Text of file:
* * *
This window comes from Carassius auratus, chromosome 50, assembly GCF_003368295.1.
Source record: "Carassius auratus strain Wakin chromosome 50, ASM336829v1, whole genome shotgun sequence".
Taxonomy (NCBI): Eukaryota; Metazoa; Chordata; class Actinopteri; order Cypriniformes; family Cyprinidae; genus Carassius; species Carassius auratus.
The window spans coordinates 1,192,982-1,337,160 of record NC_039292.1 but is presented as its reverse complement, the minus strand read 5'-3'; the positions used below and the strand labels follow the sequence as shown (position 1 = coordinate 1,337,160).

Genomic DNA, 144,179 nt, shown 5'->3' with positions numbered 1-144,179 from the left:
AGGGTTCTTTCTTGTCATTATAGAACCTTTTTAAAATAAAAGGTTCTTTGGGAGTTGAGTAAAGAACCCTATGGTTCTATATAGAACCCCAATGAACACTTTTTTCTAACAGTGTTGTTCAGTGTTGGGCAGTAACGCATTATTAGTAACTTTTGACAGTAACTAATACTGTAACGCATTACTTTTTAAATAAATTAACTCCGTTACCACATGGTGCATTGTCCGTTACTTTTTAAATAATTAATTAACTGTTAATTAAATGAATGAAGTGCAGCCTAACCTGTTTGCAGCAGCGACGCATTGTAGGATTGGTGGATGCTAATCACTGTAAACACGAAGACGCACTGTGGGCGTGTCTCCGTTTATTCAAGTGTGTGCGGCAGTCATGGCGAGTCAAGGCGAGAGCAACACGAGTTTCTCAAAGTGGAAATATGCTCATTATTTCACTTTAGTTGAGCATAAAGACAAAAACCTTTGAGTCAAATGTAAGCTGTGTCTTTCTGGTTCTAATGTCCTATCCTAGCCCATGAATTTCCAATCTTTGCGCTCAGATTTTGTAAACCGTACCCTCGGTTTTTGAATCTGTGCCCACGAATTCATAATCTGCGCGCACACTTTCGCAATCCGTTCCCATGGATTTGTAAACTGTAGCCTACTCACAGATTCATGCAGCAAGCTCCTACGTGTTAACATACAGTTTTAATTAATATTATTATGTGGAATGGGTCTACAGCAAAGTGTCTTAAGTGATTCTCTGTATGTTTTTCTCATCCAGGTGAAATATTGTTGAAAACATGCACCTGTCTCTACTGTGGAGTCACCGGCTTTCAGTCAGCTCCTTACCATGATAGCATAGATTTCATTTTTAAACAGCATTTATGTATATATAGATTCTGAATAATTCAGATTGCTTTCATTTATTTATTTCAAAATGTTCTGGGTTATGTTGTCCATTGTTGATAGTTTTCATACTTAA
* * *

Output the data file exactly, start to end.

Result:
This window comes from Carassius auratus, chromosome 50, assembly GCF_003368295.1.
Source record: "Carassius auratus strain Wakin chromosome 50, ASM336829v1, whole genome shotgun sequence".
Taxonomy (NCBI): Eukaryota; Metazoa; Chordata; class Actinopteri; order Cypriniformes; family Cyprinidae; genus Carassius; species Carassius auratus.
The window spans coordinates 1,192,982-1,337,160 of record NC_039292.1 but is presented as its reverse complement, the minus strand read 5'-3'; the positions used below and the strand labels follow the sequence as shown (position 1 = coordinate 1,337,160).

Genomic DNA, 144,179 nt, shown 5'->3' with positions numbered 1-144,179 from the left:
AGGGTTCTTTCTTGTCATTATAGAACCTTTTTAAAATAAAAGGTTCTTTGGGAGTTGAGTAAAGAACCCTATGGTTCTATATAGAACCCCAATGAACACTTTTTTCTAACAGTGTTGTTCAGTGTTGGGCAGTAACGCATTATTAGTAACTTTTGACAGTAACTAATACTGTAACGCATTACTTTTTAAATAAATTAACTCCGTTACCACATGGTGCATTGTCCGTTACTTTTTAAATAATTAATTAACTGTTAATTAAATGAATGAAGTGCAGCCTAACCTGTTTGCAGCAGCGACGCATTGTAGGATTGGTGGATGCTAATCACTGTAAACACGAAGACGCACTGTGGGCGTGTCTCCGTTTATTCAAGTGTGTGCGGCAGTCATGGCGAGTCAAGGCGAGAGCAACACGAGTTTCTCAAAGTGGAAATATGCTCATTATTTCACTTTAGTTGAGCATAAAGACAAAAACCTTTGAGTCAAATGTAAGCTGTGTCTTTCTGGTTCTAATGTCCTATCCTAGCCCATGAATTTCCAATCTTTGCGCTCAGATTTTGTAAACCGTACCCTCGGTTTTTGAATCTGTGCCCACGAATTCATAATCTGCGCGCACACTTTCGCAATCCGTTCCCATGGATTTGTAAACTGTAGCCTACTCACAGATTCATGCAGCAAGCTCCTACGTGTTAACATACAGTTTTAATTAATATTATTATGTGGAATGGGTCTACAGCAAAGTGTCTTAAGTGATTCTCTGTATGTTTTTCTCATCCAGGTGAAATATTGTTGAAAACATGCACCTGTCTCTACTGTGGAGTCACCGGCTTTCAGTCAGCTCCTTACCATGATAGCATAGATTTCATTTTTAAACAGCATTTATGTATATATAGATTCTGAATAATTCAGATTGCTTTCATTTATTTATTTCAAAATGTTCTGGGTTATGTTGTCCATTGTTGATAGTTTTCATACTTAA